Creative Benefits

Research has shown that forest schools have a lot of creative benefits for children. For one, being outside and doing activities involve a lot of creating and building from scratch. This stimulates imaginative, hands on play, encouraging young learners to be one with the natural world and utilise natural resources like leaves, mud, wood, water, etc.

In addition, the less structured forest school setting allows children to come up with non traditional ways to solve problems. And what better way to improve creativity than to expose them to natural world objects that they can mould! These creativity-led play sessions maximise child-led learning so they can use their creative faculties better.

Intellectual Benefits

In forest schools, academics are approached in a more engaging manner. Nothing beats getting front row seats to the unpredictable changes happening in the natural world– and by being engaged outside, young learners can use their senses to see the changing weather, get familiar with the life cycle of elements in the ecosystem, and so on.

Not only that, but forest schools also expose children to greater experiential learning, enabling them to learn to use their cognition better and gain more practical skills. This prepares children for more advanced education: when forest school education was first introduced in Denmark, people noticed that children from it went to the next phase of education more ready and armed with a strong understanding of how things work, especially in the environment.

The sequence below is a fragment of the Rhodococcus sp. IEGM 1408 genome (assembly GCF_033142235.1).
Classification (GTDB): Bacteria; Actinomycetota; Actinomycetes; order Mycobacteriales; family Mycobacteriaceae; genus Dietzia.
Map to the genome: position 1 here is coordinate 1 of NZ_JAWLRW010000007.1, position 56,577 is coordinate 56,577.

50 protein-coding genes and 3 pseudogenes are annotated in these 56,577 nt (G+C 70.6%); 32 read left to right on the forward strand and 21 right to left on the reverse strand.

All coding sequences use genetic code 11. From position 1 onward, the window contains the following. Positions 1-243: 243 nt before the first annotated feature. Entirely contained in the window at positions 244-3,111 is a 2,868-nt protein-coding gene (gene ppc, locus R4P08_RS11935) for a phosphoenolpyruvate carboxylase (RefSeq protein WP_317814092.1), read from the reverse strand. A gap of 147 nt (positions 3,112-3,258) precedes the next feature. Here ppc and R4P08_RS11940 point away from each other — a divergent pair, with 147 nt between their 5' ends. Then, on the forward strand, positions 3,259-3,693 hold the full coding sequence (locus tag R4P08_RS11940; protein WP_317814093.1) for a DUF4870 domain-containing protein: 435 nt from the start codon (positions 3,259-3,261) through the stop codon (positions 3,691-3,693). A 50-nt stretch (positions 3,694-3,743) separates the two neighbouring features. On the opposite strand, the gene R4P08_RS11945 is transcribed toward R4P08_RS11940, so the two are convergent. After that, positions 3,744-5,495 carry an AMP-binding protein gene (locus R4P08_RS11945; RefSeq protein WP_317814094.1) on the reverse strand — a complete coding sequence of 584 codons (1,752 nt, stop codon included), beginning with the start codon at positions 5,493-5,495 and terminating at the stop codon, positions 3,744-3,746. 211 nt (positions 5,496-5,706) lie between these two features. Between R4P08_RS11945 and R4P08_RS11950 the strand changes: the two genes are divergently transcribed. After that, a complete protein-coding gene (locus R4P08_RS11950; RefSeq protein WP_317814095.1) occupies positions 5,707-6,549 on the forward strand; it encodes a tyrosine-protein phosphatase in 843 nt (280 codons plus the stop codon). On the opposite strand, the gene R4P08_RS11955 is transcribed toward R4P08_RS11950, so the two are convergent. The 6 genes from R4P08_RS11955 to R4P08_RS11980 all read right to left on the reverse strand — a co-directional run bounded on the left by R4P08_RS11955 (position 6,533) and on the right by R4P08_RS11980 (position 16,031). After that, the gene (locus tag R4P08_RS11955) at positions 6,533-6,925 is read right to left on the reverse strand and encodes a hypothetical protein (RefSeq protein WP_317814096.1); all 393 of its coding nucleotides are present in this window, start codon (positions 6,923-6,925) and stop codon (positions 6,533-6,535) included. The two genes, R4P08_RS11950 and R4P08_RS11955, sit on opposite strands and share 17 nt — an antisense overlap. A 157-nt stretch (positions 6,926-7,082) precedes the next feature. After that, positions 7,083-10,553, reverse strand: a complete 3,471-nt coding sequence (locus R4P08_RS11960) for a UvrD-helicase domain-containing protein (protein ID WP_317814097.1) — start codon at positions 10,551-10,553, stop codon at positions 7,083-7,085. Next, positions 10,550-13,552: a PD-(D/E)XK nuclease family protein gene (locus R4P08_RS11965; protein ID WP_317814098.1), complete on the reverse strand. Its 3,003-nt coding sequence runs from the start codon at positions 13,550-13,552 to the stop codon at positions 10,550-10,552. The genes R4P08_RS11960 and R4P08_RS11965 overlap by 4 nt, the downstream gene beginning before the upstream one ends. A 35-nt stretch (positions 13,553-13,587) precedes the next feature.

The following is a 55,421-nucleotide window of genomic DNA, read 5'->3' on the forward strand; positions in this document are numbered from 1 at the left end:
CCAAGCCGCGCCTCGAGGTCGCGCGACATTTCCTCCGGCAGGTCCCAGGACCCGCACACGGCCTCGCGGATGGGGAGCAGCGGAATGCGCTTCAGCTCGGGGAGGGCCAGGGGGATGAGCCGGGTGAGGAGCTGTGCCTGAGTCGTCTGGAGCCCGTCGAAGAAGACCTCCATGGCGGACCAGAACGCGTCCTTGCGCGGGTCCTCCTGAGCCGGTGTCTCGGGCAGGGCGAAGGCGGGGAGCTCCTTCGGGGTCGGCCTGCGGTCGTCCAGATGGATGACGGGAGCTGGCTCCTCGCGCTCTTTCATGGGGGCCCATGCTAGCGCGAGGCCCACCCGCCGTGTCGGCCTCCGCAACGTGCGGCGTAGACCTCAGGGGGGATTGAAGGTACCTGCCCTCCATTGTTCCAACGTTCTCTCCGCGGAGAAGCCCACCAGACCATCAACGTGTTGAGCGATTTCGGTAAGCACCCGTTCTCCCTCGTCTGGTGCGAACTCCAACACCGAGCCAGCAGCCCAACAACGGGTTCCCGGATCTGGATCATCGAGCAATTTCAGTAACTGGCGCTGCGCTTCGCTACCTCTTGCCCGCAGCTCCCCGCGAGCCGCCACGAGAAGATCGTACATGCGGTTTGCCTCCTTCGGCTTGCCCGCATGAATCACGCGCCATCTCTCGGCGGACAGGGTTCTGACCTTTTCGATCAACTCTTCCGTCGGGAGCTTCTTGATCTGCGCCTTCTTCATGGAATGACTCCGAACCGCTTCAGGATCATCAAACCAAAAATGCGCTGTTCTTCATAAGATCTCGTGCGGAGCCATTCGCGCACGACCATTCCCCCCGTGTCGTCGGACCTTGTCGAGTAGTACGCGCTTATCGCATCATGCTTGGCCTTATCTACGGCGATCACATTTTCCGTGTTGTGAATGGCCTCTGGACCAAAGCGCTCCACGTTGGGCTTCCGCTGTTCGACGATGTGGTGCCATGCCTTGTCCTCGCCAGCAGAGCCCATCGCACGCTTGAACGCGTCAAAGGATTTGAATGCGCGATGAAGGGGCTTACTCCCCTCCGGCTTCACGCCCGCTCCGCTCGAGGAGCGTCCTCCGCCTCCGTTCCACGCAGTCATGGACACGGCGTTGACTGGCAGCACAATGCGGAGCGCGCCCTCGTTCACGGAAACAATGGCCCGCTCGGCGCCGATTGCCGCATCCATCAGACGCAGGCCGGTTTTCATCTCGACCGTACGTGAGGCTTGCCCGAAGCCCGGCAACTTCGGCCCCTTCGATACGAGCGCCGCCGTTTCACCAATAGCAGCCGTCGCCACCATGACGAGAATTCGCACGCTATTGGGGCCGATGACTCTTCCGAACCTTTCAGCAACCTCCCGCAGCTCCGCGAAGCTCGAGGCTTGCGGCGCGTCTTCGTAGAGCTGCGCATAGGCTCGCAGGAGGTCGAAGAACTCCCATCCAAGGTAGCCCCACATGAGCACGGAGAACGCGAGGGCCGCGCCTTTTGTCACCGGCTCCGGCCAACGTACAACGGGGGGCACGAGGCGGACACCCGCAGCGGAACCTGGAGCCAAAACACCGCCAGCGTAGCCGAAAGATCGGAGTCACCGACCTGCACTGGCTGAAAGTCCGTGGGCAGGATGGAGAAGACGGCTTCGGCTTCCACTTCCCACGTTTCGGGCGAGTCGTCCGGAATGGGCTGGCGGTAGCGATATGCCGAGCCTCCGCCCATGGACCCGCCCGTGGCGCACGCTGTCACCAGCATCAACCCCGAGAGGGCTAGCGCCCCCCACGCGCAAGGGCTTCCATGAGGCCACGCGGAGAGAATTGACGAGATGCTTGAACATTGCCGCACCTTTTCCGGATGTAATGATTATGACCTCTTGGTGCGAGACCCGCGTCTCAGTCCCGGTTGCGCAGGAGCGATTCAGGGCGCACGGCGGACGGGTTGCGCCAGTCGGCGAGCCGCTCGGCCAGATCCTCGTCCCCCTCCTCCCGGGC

Moreover, practitioners in forest schools are expected not to direct learning but to support it. This allows children to explore their interests and curiosities at their own pace in a less structured manner, with minimal intervention from facilitators.

Language and Communication Benefit

Experiences in forest schools help expand learners’ vocabulary. There are a lot of opportunities for children to listen, speak their minds and articulate their thoughts with peers in this type of environment. Through frequent collaborative activities, young learners will grow to become more confident in speaking up, and learn to be mindful and accepting of others’ ideas as well.

The sensory experiences in forest schools will also prompt the use and development of language, as children become better at asserting their ideas and exploring the ideas of others, which is crucial to their overall development.

Here in Primus Forest School, we put a premium on language immersion and focus on English and Mandarin instruction to ensure that children can be exposed to the languages at an early age, before formal training begins.

Final Thoughts

As an approach, a forest school education is varied and dynamic. While it doesn’t necessarily seek to replace the classroom set up, it definitely works as a great complementary, able to supplement—if not magnify—traditional education.

The benefits of forest schools are vast. And this child-led and play-centred approach to learning might be the best option for many parents who are looking for something exciting for their young learners.

Let your child benefit from an outstanding education with Primus Forest School! Familiarise yourself with our holistic programme or connect with us. Book a forest school tour today so you can experience for yourself the hands on forest school education that inspires children to lead a life of learning!